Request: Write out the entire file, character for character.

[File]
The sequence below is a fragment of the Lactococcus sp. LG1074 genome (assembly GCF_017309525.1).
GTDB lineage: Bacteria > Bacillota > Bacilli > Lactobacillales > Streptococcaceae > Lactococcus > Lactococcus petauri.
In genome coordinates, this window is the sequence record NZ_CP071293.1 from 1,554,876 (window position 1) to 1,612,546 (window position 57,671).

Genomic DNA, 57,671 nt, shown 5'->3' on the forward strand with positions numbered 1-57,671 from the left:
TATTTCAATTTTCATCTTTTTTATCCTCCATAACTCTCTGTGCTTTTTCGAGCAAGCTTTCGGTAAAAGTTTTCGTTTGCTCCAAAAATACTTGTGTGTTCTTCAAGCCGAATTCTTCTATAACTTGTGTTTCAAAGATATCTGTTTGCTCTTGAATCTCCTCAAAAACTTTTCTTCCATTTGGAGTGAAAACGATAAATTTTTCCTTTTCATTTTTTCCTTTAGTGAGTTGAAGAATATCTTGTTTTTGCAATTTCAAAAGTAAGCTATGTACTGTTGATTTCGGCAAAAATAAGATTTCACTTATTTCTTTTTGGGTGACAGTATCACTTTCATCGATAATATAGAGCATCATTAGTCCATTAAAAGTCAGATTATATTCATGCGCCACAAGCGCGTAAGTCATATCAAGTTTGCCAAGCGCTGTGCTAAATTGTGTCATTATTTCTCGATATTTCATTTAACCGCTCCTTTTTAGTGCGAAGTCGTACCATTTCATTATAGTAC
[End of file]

The sequence below is a fragment of the Lactococcus sp. LG1074 genome (assembly GCF_017309525.1).
GTDB lineage: Bacteria > Bacillota > Bacilli > Lactobacillales > Streptococcaceae > Lactococcus > Lactococcus petauri.
In genome coordinates, this window is the sequence record NZ_CP071293.1 from 1,554,876 (window position 1) to 1,612,546 (window position 57,671).

Genomic DNA, 57,671 nt, shown 5'->3' on the forward strand with positions numbered 1-57,671 from the left:
TATTTCAATTTTCATCTTTTTTATCCTCCATAACTCTCTGTGCTTTTTCGAGCAAGCTTTCGGTAAAAGTTTTCGTTTGCTCCAAAAATACTTGTGTGTTCTTCAAGCCGAATTCTTCTATAACTTGTGTTTCAAAGATATCTGTTTGCTCTTGAATCTCCTCAAAAACTTTTCTTCCATTTGGAGTGAAAACGATAAATTTTTCCTTTTCATTTTTTCCTTTAGTGAGTTGAAGAATATCTTGTTTTTGCAATTTCAAAAGTAAGCTATGTACTGTTGATTTCGGCAAAAATAAGATTTCACTTATTTCTTTTTGGGTGACAGTATCACTTTCATCGATAATATAGAGCATCATTAGTCCATTAAAAGTCAGATTATATTCATGCGCCACAAGCGCGTAAGTCATATCAAGTTTGCCAAGCGCTGTGCTAAATTGTGTCATTATTTCTCGATATTTCATTTAACCGCTCCTTTTTAGTGCGAAGTCGTACCATTTCATTATAGTAC